HCA-The Healthcare Co. has completed the $250 million sale of a third of its medical office buildings to MedCap Properties, a start-up company headed by Chuck Elcan, the son-in-law of Thomas Frist Jr., M.D., HCA's chairman and chief executive officer.
In addition to the family interest in MedCap, HCA also has a minority ownership interest in the company, which like HCA is based in Nashville.
Elcan and HCA launched MedCap Properties last July to buy 116 of HCA's medical office buildings. MedCap Properties completed the purchase Nov. 30 and announced it last week. After selling the 116 properties, HCA plans to keep the remaining two-thirds of its medical office buildings for now, said Jeffrey Prescott, HCA's spokesman.
HCA, the nation's largest hospital chain, currently has two of its employees on MedCap's five-member board.
Prescott would not disclose the percentage of equity HCA holds in the privately held company, but he said HCA's ties to MedCap helped the real estate firm get off the ground.
"By being involved in it . . . you create a very viable business from the word go instead of relying on someone else on a start-up basis," he said.
Elcan said he got involved in the project about 21/2 years ago, when HCA decided to spin off some of its medical office buildings to free up cash and focus more on its core business of operating its hospitals. At the time, Elcan was vice president of development and capital asset management at Behavioral Healthcare Corp., a psychiatric hospital chain in Nashville. He began talking to HCA's Frist about opportunities for the company's real estate assets.
"Obviously the family connection was a big influence," he said.
Last July, GE Capital Services, a unit of General Electric Co., loaned MedCap an undisclosed amount to finance the deal with HCA. And on Nov. 30, other investors provided $55 million in equity, enabling it to complete the transaction. Of the $55 million, First Union Capital Partners, Charlotte, N.C., which led the financing round, provided $23.5 million. The rest came from other financial firms and private investors.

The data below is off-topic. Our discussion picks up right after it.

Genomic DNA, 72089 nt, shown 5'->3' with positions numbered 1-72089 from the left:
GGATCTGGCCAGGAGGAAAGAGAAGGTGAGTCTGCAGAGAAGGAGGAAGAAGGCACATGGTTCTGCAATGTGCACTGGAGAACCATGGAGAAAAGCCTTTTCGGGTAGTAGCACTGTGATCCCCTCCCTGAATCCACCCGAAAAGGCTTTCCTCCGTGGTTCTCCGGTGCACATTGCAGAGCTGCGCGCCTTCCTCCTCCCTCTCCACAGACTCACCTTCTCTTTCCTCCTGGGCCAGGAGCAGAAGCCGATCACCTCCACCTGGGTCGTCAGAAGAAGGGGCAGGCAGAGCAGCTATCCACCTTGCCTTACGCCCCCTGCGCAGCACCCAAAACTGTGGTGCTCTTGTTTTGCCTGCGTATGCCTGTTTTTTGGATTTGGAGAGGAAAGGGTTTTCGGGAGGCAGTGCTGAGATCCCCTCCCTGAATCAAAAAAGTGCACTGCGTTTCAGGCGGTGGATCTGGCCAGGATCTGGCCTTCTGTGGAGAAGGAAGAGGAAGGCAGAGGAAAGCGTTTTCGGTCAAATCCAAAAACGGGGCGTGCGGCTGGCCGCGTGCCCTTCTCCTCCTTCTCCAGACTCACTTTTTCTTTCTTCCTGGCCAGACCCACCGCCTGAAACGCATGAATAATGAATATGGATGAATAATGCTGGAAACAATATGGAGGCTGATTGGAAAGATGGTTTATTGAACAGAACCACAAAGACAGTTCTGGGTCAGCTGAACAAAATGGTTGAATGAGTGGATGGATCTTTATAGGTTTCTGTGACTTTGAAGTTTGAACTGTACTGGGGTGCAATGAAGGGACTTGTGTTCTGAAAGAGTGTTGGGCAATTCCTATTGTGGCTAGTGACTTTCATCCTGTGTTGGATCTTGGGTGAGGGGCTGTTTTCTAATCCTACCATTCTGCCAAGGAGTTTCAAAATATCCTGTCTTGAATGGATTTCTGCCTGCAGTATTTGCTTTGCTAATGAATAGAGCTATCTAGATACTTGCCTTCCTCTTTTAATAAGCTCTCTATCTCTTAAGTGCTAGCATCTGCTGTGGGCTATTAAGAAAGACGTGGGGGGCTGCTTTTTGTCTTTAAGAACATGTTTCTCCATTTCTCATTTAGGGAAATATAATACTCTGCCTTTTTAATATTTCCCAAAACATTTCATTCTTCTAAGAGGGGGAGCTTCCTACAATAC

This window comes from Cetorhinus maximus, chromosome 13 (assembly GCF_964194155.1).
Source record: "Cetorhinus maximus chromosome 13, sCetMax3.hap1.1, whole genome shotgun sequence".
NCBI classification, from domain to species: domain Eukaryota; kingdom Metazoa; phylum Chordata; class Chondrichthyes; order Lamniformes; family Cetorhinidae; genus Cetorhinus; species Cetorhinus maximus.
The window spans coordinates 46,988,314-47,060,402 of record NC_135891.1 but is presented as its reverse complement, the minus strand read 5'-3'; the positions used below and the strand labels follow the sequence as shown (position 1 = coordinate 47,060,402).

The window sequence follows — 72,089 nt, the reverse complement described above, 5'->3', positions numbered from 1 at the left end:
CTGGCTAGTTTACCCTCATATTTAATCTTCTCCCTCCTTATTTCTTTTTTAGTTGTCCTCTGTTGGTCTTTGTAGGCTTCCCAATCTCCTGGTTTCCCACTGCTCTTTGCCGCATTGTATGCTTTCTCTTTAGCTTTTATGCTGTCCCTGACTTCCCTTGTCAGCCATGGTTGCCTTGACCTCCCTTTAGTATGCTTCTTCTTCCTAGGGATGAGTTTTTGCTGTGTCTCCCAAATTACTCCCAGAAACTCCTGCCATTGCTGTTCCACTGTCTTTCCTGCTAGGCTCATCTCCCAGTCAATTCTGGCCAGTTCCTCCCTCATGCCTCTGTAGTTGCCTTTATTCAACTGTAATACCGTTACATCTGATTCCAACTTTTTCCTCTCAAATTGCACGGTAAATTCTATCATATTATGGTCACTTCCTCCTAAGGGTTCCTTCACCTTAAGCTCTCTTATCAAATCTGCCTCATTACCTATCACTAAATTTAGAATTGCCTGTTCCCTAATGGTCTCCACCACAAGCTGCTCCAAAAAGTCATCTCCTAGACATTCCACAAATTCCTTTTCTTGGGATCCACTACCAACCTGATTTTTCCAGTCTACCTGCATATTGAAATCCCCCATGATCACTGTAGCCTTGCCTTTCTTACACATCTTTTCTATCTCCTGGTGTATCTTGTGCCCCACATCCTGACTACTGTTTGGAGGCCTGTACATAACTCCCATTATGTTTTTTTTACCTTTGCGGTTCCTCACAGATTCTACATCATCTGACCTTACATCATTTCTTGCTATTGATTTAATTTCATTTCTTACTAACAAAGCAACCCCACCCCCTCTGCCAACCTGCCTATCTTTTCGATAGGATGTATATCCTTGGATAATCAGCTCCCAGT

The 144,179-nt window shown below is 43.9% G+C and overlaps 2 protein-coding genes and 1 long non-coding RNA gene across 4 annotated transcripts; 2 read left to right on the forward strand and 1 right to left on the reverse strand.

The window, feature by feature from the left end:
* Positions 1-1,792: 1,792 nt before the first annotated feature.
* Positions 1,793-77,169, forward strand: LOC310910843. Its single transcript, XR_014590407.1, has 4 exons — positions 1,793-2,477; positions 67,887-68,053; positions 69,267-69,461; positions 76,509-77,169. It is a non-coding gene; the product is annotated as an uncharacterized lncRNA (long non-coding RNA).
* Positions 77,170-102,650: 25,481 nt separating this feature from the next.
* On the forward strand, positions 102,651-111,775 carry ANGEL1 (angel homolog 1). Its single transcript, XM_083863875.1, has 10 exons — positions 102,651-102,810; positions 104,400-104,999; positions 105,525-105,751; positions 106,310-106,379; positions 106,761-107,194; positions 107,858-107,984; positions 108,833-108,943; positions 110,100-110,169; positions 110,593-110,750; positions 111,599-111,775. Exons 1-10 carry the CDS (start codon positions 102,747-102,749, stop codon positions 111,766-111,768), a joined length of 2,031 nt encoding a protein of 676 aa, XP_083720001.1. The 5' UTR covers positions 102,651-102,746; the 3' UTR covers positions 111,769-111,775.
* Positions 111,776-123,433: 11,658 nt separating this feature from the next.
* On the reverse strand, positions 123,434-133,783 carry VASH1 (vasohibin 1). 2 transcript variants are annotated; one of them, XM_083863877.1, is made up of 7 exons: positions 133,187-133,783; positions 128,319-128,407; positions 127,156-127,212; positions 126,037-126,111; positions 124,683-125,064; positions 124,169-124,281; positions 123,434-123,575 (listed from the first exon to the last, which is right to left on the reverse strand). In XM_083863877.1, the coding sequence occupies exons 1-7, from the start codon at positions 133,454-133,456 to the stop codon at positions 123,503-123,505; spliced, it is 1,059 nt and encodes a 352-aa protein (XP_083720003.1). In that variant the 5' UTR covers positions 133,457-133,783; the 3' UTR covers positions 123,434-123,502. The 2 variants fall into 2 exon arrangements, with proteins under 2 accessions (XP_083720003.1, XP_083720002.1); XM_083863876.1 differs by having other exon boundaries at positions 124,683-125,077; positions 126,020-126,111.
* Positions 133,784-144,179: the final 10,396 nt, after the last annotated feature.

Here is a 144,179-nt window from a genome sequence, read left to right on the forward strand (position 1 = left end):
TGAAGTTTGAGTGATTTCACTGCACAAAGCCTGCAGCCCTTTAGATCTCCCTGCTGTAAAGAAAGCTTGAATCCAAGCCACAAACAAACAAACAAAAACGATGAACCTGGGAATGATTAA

All but one of MedCap Property's current property holdings came from HCA, but the company aims to buy properties from other healthcare providers and also develop medical office building projects for them. The goal is to allow hospital companies to free up capital by getting them out of the real estate business. MedCap Properties can then lease the space directly to physicians.
Elcan said he will be pitching the company's services to not-for-profit hospitals. Because of HCA's financial interest in the company and the potential concern that might arouse in not-for-profit clients, the company will create a separate business unit that will not have any HCA ownership, Elcan said.
For now, MedCap Properties also has another tie to HCA. The real estate firm and its 10 corporate employees are housed in an office space that the company is subleasing from HCA, although it is not located on HCA's main campus. The building also happens to be where HCA spinoff companies HealthTrust and LifePoint Hospitals got their start.